Discriminatory import duty on second-hand cars: Portugal given one month to change its rules

Brussels has notified Lisbon that it has one month to change discriminatory taxation rules regarding second-hand cars imported from other member states and matriculated in Portugal.

If the system isn’t altered, the case will go to the Court of Justice of the European Union.

At issue is the State’s formula for calculating ISV (standing for Imposto Sobre Veículos).

Brussels says it is patently unfair, as it makes importing a second hand car much more expensive than buying one here, doesn’t take into account vehicle depreciation and thus violates article 110 of the Treaty of the Functioning of the European Union.

Two cases taken out by private importers have both ‘won’ in the courts recently – but still the AT tax authority refuses to budge (click here). Explain reports, the government fears that any climbdown could leave it liable to hundreds of thousands of euros in reimbursements.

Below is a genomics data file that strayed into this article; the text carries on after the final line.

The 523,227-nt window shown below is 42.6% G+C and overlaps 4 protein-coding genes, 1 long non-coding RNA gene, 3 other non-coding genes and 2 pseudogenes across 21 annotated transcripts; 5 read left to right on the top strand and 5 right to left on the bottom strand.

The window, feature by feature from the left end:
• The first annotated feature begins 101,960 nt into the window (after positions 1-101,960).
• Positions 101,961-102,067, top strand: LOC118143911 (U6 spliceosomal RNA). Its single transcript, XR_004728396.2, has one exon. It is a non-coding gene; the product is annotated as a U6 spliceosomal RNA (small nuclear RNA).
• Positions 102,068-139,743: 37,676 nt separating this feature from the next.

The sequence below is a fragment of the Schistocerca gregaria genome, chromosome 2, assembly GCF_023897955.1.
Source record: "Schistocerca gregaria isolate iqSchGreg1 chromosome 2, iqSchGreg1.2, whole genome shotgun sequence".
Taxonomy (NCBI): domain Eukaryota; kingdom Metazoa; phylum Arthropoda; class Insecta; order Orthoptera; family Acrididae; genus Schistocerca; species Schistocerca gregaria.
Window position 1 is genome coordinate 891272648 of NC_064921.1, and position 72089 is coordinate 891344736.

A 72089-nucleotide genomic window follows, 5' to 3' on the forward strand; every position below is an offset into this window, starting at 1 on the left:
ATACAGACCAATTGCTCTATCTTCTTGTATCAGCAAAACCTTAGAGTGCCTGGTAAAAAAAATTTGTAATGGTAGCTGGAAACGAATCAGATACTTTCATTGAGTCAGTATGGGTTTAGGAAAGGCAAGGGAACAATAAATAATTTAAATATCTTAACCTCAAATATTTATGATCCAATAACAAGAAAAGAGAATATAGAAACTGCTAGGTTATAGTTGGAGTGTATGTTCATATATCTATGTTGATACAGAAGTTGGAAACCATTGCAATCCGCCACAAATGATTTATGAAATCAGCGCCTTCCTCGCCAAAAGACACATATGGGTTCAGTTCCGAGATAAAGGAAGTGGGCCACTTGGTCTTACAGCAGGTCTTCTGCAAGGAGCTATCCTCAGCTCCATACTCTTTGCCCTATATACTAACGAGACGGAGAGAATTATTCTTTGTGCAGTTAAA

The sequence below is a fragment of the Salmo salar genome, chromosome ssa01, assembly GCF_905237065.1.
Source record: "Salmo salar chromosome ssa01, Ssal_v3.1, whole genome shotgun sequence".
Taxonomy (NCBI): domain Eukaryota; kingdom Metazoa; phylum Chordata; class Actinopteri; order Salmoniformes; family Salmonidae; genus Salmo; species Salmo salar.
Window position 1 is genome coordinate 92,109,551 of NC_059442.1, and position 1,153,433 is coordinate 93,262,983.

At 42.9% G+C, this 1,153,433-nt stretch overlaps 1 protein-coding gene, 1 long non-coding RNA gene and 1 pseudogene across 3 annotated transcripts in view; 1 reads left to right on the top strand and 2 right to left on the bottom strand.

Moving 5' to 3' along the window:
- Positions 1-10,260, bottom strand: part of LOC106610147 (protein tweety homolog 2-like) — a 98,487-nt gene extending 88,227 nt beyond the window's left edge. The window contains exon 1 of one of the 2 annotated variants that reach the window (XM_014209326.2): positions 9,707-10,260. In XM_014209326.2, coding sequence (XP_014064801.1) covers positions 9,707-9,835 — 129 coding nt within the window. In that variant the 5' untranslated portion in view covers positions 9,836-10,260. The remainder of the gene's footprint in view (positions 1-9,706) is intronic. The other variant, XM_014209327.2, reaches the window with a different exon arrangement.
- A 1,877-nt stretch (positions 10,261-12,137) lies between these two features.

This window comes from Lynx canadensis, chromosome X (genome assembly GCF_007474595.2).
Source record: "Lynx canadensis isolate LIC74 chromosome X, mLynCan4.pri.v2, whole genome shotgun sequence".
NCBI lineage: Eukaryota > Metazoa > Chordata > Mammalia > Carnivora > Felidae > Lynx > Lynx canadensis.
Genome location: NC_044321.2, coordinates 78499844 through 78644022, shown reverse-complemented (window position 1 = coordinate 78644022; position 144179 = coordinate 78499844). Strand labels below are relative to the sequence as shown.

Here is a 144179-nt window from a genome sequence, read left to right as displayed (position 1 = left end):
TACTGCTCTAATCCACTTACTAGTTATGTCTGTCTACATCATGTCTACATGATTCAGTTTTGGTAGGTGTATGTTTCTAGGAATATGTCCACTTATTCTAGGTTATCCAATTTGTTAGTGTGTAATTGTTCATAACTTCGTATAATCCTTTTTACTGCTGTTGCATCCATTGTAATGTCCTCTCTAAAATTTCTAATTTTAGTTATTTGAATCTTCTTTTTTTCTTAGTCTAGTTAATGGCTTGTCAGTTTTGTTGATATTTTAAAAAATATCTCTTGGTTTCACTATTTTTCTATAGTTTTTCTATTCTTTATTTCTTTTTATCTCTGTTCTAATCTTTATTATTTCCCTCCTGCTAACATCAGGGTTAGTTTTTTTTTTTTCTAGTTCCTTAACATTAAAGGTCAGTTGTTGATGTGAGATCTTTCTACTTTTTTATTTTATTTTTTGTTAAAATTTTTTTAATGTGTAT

Indeed still today the State mantra appears to be that it believes itself to be in the right.

Says Expresso: “Contacted the office of the finance ministry “confirmed reception of the European Commission’s reasoned opinion and reiterates the conviction that the current model of calculating ISV isn’t just in line with environmental commitments assumed by the government but is imposed as a matter of equal treatment of vehicles, old or new”.

The State’s argument is that old vehicles emit “the same level of CO2” as new ones and therefore should pay exactly the same duty.

Expresso continues: “The same source said the government will evaluate the notification from the European Commission “in the belief that the currently implemented solution is best in line with assumed environmental objectives”.

This isn’t the first time Portugal has been pulled up on its excessive duty on second-hand vehicle imports, but it is what Expresso terms “yet another defeat”, and defeats are coming now thick and fast.

Where this will lead is what importers are keenly waiting to find out.

A recent case, which the State tried to take to the Supreme Court failed (the Supreme Court ruled there were no grounds to hear the State’s appeal). The government then tried an appeal to the Constitutional Court which also refused to hear it.

Says Expresso, the ruling should now have passed in the plaintiff’s favour – and there are “various identical cases going through the courts”.

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